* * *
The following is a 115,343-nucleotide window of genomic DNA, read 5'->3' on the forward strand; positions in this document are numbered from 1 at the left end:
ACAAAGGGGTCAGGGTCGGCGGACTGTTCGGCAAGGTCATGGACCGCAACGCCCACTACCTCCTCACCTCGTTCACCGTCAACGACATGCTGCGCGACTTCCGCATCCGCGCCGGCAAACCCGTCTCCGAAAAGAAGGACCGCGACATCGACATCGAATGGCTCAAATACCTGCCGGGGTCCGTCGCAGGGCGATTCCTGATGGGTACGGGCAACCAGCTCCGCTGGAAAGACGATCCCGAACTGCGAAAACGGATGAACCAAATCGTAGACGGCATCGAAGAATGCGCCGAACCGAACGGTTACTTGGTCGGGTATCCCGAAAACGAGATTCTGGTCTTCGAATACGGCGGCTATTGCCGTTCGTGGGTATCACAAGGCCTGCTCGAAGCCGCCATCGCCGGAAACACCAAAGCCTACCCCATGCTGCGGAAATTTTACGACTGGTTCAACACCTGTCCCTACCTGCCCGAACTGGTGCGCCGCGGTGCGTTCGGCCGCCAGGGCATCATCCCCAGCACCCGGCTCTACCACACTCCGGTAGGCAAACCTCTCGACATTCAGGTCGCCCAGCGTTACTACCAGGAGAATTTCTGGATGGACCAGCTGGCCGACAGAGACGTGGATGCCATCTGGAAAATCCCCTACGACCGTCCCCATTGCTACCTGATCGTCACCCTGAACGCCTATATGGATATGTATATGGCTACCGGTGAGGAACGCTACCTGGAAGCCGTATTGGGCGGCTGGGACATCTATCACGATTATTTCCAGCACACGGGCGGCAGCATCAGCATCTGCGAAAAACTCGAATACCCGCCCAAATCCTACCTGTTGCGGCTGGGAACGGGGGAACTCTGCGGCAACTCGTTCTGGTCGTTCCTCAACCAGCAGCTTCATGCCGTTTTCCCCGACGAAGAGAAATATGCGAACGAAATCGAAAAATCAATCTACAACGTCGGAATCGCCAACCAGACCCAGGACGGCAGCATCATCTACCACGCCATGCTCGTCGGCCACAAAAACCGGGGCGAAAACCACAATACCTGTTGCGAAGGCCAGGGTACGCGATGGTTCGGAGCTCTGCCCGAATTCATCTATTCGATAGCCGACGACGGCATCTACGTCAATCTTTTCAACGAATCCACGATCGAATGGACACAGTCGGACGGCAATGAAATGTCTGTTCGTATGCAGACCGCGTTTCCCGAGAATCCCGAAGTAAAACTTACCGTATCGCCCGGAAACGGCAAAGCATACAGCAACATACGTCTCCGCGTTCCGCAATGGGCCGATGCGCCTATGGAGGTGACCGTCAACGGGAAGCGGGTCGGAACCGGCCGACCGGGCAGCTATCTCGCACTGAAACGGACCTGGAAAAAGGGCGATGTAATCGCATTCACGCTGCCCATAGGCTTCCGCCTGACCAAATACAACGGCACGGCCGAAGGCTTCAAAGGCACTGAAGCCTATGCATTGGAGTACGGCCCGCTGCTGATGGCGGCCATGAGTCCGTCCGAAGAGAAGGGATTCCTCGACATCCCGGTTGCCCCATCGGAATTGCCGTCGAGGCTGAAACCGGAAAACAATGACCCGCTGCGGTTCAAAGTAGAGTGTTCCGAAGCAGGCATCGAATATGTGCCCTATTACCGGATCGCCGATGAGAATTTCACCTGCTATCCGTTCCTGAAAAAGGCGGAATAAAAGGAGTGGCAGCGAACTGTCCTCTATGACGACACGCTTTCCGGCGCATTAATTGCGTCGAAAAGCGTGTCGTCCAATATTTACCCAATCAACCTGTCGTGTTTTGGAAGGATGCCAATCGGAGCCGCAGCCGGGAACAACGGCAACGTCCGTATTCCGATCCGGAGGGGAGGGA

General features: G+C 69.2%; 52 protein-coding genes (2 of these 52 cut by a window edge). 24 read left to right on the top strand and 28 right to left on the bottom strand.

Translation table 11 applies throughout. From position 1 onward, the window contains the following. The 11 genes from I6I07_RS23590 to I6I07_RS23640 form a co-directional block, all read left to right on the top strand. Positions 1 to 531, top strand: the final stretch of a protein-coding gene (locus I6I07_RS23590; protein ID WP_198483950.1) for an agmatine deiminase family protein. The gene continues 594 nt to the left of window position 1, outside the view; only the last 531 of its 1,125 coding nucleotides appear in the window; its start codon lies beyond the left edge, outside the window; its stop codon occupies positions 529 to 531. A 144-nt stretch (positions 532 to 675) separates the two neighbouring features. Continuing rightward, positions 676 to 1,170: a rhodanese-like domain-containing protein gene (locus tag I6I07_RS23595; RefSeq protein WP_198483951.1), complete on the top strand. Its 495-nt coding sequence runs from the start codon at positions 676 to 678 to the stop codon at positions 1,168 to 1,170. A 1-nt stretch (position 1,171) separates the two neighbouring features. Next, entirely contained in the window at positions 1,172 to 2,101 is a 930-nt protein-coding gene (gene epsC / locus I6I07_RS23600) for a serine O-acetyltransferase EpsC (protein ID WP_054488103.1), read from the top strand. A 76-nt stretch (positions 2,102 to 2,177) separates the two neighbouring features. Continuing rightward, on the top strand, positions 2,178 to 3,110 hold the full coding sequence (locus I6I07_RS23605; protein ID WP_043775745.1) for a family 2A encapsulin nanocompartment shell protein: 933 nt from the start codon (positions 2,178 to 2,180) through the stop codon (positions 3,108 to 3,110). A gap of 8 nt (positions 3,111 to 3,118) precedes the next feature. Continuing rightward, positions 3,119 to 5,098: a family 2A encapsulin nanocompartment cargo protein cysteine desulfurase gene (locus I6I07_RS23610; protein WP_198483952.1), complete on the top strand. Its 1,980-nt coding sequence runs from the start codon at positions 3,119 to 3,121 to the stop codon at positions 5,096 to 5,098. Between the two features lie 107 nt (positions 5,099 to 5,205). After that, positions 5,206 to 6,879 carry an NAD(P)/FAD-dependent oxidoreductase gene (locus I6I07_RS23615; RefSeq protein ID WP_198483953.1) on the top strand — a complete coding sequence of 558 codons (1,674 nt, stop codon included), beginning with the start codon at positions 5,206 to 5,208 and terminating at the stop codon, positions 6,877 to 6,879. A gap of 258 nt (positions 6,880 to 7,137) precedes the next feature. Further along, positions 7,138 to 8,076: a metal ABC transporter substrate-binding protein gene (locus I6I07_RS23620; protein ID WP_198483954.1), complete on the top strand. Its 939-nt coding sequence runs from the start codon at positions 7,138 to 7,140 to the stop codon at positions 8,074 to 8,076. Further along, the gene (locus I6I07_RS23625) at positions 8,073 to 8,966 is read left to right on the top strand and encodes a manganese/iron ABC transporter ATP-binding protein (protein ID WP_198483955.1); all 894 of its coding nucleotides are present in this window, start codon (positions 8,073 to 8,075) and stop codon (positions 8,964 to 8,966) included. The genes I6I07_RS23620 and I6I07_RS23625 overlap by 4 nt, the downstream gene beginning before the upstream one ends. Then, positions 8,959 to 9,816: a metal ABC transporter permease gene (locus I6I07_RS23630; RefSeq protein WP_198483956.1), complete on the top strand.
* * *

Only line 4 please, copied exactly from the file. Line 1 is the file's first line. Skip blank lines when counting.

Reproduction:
Translation table 11 applies throughout. From position 1 onward, the window contains the following. The 11 genes from I6I07_RS23590 to I6I07_RS23640 form a co-directional block, all read left to right on the top strand. Positions 1 to 531, top strand: the final stretch of a protein-coding gene (locus I6I07_RS23590; protein ID WP_198483950.1) for an agmatine deiminase family protein. The gene continues 594 nt to the left of window position 1, outside the view; only the last 531 of its 1,125 coding nucleotides appear in the window; its start codon lies beyond the left edge, outside the window; its stop codon occupies positions 529 to 531. A 144-nt stretch (positions 532 to 675) separates the two neighbouring features. Continuing rightward, positions 676 to 1,170: a rhodanese-like domain-containing protein gene (locus tag I6I07_RS23595; RefSeq protein WP_198483951.1), complete on the top strand. Its 495-nt coding sequence runs from the start codon at positions 676 to 678 to the stop codon at positions 1,168 to 1,170. A 1-nt stretch (position 1,171) separates the two neighbouring features. Next, entirely contained in the window at positions 1,172 to 2,101 is a 930-nt protein-coding gene (gene epsC / locus I6I07_RS23600) for a serine O-acetyltransferase EpsC (protein ID WP_054488103.1), read from the top strand. A 76-nt stretch (positions 2,102 to 2,177) separates the two neighbouring features. Continuing rightward, on the top strand, positions 2,178 to 3,110 hold the full coding sequence (locus I6I07_RS23605; protein ID WP_043775745.1) for a family 2A encapsulin nanocompartment shell protein: 933 nt from the start codon (positions 2,178 to 2,180) through the stop codon (positions 3,108 to 3,110). A gap of 8 nt (positions 3,111 to 3,118) precedes the next feature. Continuing rightward, positions 3,119 to 5,098: a family 2A encapsulin nanocompartment cargo protein cysteine desulfurase gene (locus I6I07_RS23610; protein WP_198483952.1), complete on the top strand. Its 1,980-nt coding sequence runs from the start codon at positions 3,119 to 3,121 to the stop codon at positions 5,096 to 5,098. Between the two features lie 107 nt (positions 5,099 to 5,205). After that, positions 5,206 to 6,879 carry an NAD(P)/FAD-dependent oxidoreductase gene (locus I6I07_RS23615; RefSeq protein ID WP_198483953.1) on the top strand — a complete coding sequence of 558 codons (1,674 nt, stop codon included), beginning with the start codon at positions 5,206 to 5,208 and terminating at the stop codon, positions 6,877 to 6,879. A gap of 258 nt (positions 6,880 to 7,137) precedes the next feature. Further along, positions 7,138 to 8,076: a metal ABC transporter substrate-binding protein gene (locus I6I07_RS23620; protein ID WP_198483954.1), complete on the top strand. Its 939-nt coding sequence runs from the start codon at positions 7,138 to 7,140 to the stop codon at positions 8,074 to 8,076. Further along, the gene (locus I6I07_RS23625) at positions 8,073 to 8,966 is read left to right on the top strand and encodes a manganese/iron ABC transporter ATP-binding protein (protein ID WP_198483955.1); all 894 of its coding nucleotides are present in this window, start codon (positions 8,073 to 8,075) and stop codon (positions 8,964 to 8,966) included. The genes I6I07_RS23620 and I6I07_RS23625 overlap by 4 nt, the downstream gene beginning before the upstream one ends. Then, positions 8,959 to 9,816: a metal ABC transporter permease gene (locus I6I07_RS23630; RefSeq protein WP_198483956.1), complete on the top strand.